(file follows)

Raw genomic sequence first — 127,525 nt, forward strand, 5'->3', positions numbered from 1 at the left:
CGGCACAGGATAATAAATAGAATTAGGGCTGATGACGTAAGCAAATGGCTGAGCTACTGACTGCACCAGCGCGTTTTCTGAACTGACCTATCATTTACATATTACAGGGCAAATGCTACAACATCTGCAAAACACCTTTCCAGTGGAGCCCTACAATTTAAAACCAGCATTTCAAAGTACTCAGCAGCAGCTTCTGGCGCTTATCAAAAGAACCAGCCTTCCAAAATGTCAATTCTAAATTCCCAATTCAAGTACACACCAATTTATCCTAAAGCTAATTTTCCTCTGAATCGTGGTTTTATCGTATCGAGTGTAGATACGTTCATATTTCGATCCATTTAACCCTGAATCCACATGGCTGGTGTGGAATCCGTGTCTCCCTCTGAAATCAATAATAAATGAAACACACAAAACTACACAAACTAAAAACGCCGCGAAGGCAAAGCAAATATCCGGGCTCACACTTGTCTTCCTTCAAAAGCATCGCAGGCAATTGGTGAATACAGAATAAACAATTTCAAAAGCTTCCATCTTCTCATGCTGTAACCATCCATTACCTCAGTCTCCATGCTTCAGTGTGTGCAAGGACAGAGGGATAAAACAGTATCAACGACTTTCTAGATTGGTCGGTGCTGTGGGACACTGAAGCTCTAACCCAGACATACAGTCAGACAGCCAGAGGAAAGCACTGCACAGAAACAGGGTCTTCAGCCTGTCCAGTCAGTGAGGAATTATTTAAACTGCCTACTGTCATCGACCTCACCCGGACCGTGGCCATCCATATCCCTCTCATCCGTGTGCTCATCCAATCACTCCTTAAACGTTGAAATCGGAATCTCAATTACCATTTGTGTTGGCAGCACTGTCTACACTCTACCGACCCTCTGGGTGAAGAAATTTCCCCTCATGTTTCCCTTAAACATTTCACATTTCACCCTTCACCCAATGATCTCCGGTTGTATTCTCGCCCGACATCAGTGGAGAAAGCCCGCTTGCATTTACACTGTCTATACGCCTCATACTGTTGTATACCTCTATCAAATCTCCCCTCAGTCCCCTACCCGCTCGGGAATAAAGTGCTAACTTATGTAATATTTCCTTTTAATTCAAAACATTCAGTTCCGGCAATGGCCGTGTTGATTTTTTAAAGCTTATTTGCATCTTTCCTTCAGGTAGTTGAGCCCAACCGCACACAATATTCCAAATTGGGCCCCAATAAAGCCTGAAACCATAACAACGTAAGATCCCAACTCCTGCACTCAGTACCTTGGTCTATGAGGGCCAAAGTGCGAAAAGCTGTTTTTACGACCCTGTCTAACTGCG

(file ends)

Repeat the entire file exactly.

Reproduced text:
Raw genomic sequence first — 127,525 nt, forward strand, 5'->3', positions numbered from 1 at the left:
CGGCACAGGATAATAAATAGAATTAGGGCTGATGACGTAAGCAAATGGCTGAGCTACTGACTGCACCAGCGCGTTTTCTGAACTGACCTATCATTTACATATTACAGGGCAAATGCTACAACATCTGCAAAACACCTTTCCAGTGGAGCCCTACAATTTAAAACCAGCATTTCAAAGTACTCAGCAGCAGCTTCTGGCGCTTATCAAAAGAACCAGCCTTCCAAAATGTCAATTCTAAATTCCCAATTCAAGTACACACCAATTTATCCTAAAGCTAATTTTCCTCTGAATCGTGGTTTTATCGTATCGAGTGTAGATACGTTCATATTTCGATCCATTTAACCCTGAATCCACATGGCTGGTGTGGAATCCGTGTCTCCCTCTGAAATCAATAATAAATGAAACACACAAAACTACACAAACTAAAAACGCCGCGAAGGCAAAGCAAATATCCGGGCTCACACTTGTCTTCCTTCAAAAGCATCGCAGGCAATTGGTGAATACAGAATAAACAATTTCAAAAGCTTCCATCTTCTCATGCTGTAACCATCCATTACCTCAGTCTCCATGCTTCAGTGTGTGCAAGGACAGAGGGATAAAACAGTATCAACGACTTTCTAGATTGGTCGGTGCTGTGGGACACTGAAGCTCTAACCCAGACATACAGTCAGACAGCCAGAGGAAAGCACTGCACAGAAACAGGGTCTTCAGCCTGTCCAGTCAGTGAGGAATTATTTAAACTGCCTACTGTCATCGACCTCACCCGGACCGTGGCCATCCATATCCCTCTCATCCGTGTGCTCATCCAATCACTCCTTAAACGTTGAAATCGGAATCTCAATTACCATTTGTGTTGGCAGCACTGTCTACACTCTACCGACCCTCTGGGTGAAGAAATTTCCCCTCATGTTTCCCTTAAACATTTCACATTTCACCCTTCACCCAATGATCTCCGGTTGTATTCTCGCCCGACATCAGTGGAGAAAGCCCGCTTGCATTTACACTGTCTATACGCCTCATACTGTTGTATACCTCTATCAAATCTCCCCTCAGTCCCCTACCCGCTCGGGAATAAAGTGCTAACTTATGTAATATTTCCTTTTAATTCAAAACATTCAGTTCCGGCAATGGCCGTGTTGATTTTTTAAAGCTTATTTGCATCTTTCCTTCAGGTAGTTGAGCCCAACCGCACACAATATTCCAAATTGGGCCCCAATAAAGCCTGAAACCATAACAACGTAAGATCCCAACTCCTGCACTCAGTACCTTGGTCTATGAGGGCCAAAGTGCGAAAAGCTGTTTTTACGACCCTGTCTAACTGCG